SHU Habitat Chapter Among Top 5 in U.S.
The efforts of Sacred Heart University's Habitat for Humanity campus chapter have earned it a place among the top five collegiate chapters from among the more than 500 in the nation.
Three of the SHU chapter's board members traveled to Georgia last month to participate in a three-day Habitat Youth Leadership Conference and to accept the award, which features a framed pair of work gloves with the hand-lettered words Habitat Collegiate Chapter of the Year Honorable Mention.
The hand-written inscription is symbolic of the hands-on work so many SHU students do to build homes, improve lives and create neighborhoods, not just in the University' backyard, but throughout the country. They have traveled to New Mexico, Florida, North Carolina and Alabama to construct homes and provide an opportunity to those who might not otherwise come to know the joys of home ownership.
Instead of just raising money for someone else to do the work, we actually do the work building for the families, building with the families, said Shane Dolan, a senior business administration and marketing major from Bristol, R.I., and vice president of the SHU Habitat chapter.
A lot of people think Habitat is very physical, and it is, but it's a lot more than that. It's not just wood and nails, said chapter president Kaitlin Gerberville, a senior nursing student from Hillsborough, N.J. Gerberville said the students get to know the families that will take up residence in the homes they construct, building relationships as well as houses, as evidenced by the attendance of several Habitat families at the official award announcement in University Commons on Oct. 3.
In addition to the award announcement that evening, State Farm Insurance announced a $3000 donation to Habitat for Humanity of Coastal Fairfield County on behalf of Sacred Heart University's Habitat chapter.
Single father Wesley Daniels brought his six children to the announcement and reception, which featured a 3-dimensional brownie house with a Graham cracker roof. Daniels said he was grateful for all the work students did on the home at 86 Catherine Street in Bridgeport that his family will move into on Nov. 1. But the SHU students went above and beyond, he said, hosting a dinner for Habitat families and even offering to babysit for his children.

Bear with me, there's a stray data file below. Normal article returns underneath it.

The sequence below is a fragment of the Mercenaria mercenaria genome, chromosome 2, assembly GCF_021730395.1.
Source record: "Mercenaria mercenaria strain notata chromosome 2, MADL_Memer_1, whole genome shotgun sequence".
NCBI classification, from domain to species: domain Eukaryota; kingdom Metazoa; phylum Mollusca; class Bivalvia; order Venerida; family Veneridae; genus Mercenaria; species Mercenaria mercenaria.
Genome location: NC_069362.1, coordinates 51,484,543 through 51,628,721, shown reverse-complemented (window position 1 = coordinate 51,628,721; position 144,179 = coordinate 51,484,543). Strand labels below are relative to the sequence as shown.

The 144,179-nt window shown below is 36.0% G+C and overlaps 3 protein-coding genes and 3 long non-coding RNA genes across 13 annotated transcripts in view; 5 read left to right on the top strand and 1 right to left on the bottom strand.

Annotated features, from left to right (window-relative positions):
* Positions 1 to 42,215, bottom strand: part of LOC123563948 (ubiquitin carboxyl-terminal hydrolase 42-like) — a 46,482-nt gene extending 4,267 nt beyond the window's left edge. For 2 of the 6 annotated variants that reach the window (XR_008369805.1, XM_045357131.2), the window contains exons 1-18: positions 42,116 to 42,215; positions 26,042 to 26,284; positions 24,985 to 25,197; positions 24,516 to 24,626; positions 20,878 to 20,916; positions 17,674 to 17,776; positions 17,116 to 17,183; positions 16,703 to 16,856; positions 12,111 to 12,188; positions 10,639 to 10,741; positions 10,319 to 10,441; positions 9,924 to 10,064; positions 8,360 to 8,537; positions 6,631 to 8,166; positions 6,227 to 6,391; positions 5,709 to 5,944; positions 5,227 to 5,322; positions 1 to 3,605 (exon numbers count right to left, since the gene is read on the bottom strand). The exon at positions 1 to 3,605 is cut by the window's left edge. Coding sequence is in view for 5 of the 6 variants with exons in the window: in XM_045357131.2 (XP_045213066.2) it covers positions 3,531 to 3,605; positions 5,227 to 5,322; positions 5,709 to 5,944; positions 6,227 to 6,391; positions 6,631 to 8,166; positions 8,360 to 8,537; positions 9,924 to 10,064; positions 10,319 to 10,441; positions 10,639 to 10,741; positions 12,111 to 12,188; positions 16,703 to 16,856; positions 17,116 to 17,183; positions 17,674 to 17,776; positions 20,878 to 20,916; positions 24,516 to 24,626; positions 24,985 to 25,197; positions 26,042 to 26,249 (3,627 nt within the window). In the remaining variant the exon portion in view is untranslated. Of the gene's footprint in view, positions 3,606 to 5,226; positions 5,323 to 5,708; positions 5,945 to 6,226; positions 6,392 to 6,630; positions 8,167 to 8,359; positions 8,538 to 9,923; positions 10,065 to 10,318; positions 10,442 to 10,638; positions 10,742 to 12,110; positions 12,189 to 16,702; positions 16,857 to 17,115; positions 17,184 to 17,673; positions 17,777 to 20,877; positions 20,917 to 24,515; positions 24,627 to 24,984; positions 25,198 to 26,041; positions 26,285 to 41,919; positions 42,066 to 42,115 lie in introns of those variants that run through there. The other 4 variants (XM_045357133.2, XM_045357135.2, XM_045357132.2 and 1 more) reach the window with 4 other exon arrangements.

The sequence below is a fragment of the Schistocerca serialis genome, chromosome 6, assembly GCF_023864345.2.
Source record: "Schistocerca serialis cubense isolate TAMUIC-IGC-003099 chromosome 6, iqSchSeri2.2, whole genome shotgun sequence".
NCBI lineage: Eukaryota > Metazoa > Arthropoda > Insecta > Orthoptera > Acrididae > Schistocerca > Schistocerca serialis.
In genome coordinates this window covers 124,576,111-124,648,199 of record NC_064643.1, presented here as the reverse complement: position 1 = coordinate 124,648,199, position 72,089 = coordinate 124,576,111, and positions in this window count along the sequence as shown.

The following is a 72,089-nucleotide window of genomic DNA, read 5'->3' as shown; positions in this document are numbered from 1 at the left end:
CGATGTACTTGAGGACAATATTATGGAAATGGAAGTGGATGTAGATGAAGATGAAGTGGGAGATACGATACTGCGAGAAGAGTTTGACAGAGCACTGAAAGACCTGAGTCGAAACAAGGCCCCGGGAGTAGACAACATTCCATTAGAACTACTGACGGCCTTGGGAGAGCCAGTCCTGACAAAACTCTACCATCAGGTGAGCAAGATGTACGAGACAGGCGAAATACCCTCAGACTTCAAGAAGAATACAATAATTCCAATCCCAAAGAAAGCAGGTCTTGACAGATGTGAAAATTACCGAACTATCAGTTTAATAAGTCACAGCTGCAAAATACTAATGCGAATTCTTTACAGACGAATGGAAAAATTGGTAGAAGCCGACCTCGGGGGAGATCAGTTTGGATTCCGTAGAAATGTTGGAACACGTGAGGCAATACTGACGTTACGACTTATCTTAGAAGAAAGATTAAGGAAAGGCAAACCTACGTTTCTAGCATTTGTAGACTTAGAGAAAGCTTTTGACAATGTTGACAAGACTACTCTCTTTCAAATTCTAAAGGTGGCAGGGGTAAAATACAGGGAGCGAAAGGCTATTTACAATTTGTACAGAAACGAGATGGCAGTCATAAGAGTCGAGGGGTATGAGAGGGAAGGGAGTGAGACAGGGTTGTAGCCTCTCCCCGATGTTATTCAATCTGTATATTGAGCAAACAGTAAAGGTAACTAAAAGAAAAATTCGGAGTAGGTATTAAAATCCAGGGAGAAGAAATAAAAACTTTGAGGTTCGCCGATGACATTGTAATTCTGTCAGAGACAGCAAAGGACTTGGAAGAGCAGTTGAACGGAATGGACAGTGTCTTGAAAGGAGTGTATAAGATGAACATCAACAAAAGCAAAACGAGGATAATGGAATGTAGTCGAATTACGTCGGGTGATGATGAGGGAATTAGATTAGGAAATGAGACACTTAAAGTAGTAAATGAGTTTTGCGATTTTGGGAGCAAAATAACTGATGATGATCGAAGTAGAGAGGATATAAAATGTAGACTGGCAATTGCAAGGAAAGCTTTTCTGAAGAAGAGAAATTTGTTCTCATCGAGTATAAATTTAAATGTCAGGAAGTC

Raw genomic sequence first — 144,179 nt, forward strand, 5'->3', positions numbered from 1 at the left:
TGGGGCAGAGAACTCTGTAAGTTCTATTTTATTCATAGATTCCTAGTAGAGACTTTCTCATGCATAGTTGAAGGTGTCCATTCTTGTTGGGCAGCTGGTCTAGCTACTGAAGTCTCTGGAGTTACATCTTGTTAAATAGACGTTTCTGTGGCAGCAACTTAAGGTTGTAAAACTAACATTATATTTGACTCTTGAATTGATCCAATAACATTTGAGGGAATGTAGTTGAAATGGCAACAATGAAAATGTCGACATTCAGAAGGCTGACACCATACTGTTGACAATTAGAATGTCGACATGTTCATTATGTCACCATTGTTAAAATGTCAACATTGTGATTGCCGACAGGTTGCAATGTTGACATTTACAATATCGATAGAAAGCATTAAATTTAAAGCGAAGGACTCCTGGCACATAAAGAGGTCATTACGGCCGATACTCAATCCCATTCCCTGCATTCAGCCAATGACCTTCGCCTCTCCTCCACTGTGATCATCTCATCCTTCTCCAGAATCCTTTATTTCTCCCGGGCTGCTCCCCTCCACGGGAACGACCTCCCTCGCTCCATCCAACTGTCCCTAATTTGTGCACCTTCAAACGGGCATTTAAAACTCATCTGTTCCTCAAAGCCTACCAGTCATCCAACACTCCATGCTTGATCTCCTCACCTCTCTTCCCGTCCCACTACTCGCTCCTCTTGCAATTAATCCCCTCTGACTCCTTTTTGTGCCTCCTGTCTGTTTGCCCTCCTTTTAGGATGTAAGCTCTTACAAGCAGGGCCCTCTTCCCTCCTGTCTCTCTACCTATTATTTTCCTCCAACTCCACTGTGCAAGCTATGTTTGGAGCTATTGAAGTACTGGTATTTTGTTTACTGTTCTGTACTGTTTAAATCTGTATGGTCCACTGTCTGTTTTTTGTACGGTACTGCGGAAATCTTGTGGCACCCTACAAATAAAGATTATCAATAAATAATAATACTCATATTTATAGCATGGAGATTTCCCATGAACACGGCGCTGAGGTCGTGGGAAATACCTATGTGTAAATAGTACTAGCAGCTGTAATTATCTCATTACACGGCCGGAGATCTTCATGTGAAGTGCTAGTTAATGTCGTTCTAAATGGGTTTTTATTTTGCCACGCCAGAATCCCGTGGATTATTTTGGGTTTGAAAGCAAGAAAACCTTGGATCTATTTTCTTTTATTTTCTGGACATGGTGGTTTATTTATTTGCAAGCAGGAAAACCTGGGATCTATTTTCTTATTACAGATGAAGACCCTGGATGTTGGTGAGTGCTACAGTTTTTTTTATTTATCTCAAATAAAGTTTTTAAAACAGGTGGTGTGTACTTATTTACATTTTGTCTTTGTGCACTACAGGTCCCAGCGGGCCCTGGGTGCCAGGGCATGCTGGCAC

There's nothing I can do to repay them for what they have done. It amazes me that God can create kids like that who can do so much and not ask for anything in return, Daniels said.
Robert Knebel, president and CEO of Habitat for Humanity of Coastal Fairfield County, said SHU students are on site at house-building projects every weekend during the school year. They're a special group of kids. It makes you optimistic for the future of the country and of the world to have a group of people so interested in contributing and giving back, he said.
Knebel told SHU students that 30 years from now, they can take their grandchildren on a drive through Bridgeport and point out the Daniels home, And you're going to say, I helped build that house. That house is going to last well beyond your lifetime and you're going to have an impact for a long, long time.
SHU's Habitat chapter is very active, participating in weekly workdays at building sites, sending students on Spring Break work trips, inviting Habitat families to basketball games, and engaging in fundraising efforts to support the campus chapter as well as the local Habitat of Coastal Fairfield County, all of which contributed to positioning the chapter among the best in the country.
Kaitlin Mulqueen, chapter secretary and a junior psychology and education double major from York, Maine, said the SHU Habitat chapter received top five honors as a result of its advocacy, fundraising, educational programs and hands-on building.